The gradual disappearance of tariffs since the 1948 birth of the General Agreement on Tariffs and Trade has rum been counter-balanced by a growing presence of non-tariff measures (NTMs) in international trade. The World Trade Organization Agreement on Technical Barriers to Trade (WTO/TBT) recognizes that access to markets can be impeded by the use of technical regulations and standards that can vary from country to country and, if set arbitrarily, can be used or perceived as disguised market protection in the form of non-tariff barriers to trade. It is important to differentiate technical regulations from standards (see definitions page 35).
To avoid this scenario, countries should consider, for example, using international standards as one way of describing how to implement technical regulations, a process supported by the non-governmental International Organization for Standardization (ISO). While ISO standards are not mandatory, as they are developed as voluntary documents, they distil international consensus from the broadest possible base of stakeholder groups with expert input coming from those closest to the need for standards and the results of implementing them. In this way, ISO standards are widely respected and accepted by public and private sectors internationally.
The WTO, established in 1995, is an international organization that effectively lays down legal ground rules for international trade. Of particular interest and importance to standardizers are WTO agreements on technical barriers to trade (TBTs) and the application of sanitary and phytosanitary (SPS) measures. It is widely recognized that lack of capacity to implement WTO agreements, particularly those on TBTs and SPS measures, can constitute a major hindrance to trade. Considering growing emphasis on trade as a means to underpin economic development, especially in developing countries, this means there is an urgent and crucial need to address the issue of standards and technical regulations to allow countries to participate effectively in the multilateral trading system.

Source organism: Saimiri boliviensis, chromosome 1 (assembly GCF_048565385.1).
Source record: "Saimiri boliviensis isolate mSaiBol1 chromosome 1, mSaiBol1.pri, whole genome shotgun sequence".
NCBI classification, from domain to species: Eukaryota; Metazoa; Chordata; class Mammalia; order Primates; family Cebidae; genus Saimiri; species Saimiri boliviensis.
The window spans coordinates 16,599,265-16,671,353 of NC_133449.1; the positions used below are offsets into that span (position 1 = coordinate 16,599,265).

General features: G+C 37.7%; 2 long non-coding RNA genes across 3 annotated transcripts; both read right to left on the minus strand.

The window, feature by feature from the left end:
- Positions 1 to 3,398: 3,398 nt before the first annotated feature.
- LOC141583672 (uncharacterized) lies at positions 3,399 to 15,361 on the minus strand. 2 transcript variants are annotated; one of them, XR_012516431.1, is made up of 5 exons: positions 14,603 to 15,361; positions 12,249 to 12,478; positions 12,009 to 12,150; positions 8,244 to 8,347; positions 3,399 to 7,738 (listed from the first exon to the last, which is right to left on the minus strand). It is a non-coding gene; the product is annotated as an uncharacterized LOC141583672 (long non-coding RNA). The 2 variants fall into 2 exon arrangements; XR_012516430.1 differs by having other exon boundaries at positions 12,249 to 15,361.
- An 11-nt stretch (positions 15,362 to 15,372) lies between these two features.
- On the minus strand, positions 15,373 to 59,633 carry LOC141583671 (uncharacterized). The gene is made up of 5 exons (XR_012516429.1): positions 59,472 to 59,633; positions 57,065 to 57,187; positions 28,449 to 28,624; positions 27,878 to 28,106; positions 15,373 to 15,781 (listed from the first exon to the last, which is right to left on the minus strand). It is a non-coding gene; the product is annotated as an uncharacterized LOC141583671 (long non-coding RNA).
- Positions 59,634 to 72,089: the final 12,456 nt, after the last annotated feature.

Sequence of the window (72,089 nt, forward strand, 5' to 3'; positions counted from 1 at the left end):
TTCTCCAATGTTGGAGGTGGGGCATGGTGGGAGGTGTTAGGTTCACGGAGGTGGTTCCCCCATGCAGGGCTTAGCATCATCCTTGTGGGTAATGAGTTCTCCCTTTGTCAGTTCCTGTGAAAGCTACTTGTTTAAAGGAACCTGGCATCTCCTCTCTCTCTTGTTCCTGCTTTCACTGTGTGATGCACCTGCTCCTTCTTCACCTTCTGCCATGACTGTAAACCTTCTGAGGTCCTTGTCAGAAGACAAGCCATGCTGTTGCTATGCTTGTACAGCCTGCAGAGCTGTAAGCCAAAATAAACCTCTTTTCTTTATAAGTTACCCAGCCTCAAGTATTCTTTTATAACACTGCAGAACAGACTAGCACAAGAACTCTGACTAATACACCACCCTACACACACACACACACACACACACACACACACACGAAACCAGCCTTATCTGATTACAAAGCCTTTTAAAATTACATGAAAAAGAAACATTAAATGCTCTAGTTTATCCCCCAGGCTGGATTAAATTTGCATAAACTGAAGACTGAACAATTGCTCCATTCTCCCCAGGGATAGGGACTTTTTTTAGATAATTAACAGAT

In the case of the WTO SPS agreement, international standards are defined as those developed by the Codex Alimentarius Commission, the International Plant Protection Convention and the World Organization for Animal Health. There are no such definitions of international standards as a result of the WTO TBT agreement and no organizations have been named as developers of international standards under the agreement. There are ongoing discussions within the WTO TBT committee about the need to provide greater clarity around the definition of international standards so that countries, in particular developing countries, can decide where to channel scarce financial and technical resources to participate in the work of international standardizing bodies.
The TBT and SPS cases demonstrate that WTO agreements can have a significant influence on standardization, both at the national and international level. The WTO has published a Code of Good Practice for the Preparation, Adoption and Application of Standards as annex 3 to the WTO/TBT Agreement. Ensuring compliance with the code should be a major part of the operations of a national standards body (NSB),
In its second triennial review of the TBT agreement in 2000 and reconfirming its position in the fifth review in 2009, the WTO TBT Committee agreed on principles that should be observed when international standards are elaborated. There are six principles covering transparency, openness, impartiality and consensus, effectiveness and relevance, coherence, and addressing the concerns of developing countries. These principles should be observed by all international standardizing bodies as well as NSBs. In a joint paper by the ISO and International Electrotechnical Commission (IEC) that was submitted to the WTO TBT committee in March 2012, both organizations state that the six TBT principles are fundamental pillars on which international standardization should be built. …